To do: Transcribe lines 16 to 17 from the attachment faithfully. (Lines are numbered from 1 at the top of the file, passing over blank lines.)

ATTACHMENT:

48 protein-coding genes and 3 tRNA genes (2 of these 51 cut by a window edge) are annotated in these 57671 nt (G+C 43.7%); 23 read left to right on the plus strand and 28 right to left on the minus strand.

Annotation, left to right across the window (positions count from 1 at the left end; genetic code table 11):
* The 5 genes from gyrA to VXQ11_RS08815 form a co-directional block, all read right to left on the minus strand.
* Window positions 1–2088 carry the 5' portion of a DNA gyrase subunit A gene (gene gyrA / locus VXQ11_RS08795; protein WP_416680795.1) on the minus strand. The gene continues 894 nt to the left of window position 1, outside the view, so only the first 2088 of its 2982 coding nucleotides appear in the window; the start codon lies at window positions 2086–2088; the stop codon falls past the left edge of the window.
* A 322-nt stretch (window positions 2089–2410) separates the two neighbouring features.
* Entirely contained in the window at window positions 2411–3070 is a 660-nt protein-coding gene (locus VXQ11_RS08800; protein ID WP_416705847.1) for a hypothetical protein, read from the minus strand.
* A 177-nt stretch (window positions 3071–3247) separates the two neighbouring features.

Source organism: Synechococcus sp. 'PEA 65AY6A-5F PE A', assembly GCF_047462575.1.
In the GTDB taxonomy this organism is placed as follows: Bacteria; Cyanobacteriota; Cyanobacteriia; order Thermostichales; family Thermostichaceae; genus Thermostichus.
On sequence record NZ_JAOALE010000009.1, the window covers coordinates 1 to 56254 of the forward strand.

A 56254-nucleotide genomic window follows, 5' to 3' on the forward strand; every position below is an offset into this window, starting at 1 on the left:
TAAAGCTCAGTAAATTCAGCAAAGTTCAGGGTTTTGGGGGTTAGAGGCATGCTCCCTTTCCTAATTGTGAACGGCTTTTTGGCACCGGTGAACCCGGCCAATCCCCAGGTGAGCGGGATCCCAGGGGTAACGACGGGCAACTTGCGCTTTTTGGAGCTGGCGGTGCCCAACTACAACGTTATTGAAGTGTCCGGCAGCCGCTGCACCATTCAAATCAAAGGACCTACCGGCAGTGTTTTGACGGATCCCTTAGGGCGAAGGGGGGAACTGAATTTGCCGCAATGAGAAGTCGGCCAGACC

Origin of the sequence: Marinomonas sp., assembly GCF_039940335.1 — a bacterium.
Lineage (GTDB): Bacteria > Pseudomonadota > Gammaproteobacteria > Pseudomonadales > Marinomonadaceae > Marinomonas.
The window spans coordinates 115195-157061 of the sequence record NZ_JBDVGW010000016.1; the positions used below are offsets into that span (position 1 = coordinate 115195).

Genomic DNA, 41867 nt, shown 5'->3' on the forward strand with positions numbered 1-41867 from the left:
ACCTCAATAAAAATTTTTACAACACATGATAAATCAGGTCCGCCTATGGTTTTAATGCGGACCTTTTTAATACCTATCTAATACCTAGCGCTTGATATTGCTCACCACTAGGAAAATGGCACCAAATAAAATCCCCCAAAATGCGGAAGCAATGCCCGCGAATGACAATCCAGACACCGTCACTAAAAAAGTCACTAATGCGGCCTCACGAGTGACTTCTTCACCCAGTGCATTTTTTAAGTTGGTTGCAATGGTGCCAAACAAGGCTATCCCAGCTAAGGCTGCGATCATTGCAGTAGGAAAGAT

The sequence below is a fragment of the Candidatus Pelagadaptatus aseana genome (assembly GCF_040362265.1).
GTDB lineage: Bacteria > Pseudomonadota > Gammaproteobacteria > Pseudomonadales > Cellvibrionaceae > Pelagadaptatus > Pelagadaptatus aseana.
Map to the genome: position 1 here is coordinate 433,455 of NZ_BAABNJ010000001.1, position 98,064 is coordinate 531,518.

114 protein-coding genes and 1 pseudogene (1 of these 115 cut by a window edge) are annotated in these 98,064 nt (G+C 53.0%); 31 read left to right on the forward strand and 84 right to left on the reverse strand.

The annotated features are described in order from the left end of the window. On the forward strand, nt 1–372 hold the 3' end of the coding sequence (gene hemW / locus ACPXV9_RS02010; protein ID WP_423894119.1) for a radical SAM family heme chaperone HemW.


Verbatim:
Genomic DNA, 41867 nt, shown 5'->3' on the forward strand with positions numbered 1-41867 from the left:
ACCTCAATAAAAATTTTTACAACACATGATAAATCAGGTCCGCCTATGGTTTTAATGCGGACCTTTTTAATACCTATCTAATACCTAGCGCTTGATATTGCTCACCACTAGGAAAATGGCACCAAATAAAATCCCCCAAAATGCGGAAGCAATGCCCGCGAATGACAATCCAGACACCGTCACTAAAAAAGTCACTAATGCGGCCTCACGAGTGACTTCTTCACCCAGTGCATTTTTTAAGTTGGTTGCAATGGTGCCAAACAAGGCTATCCCAGCTAAGGCTGCGATCATTGCAGTAGGAAAGAT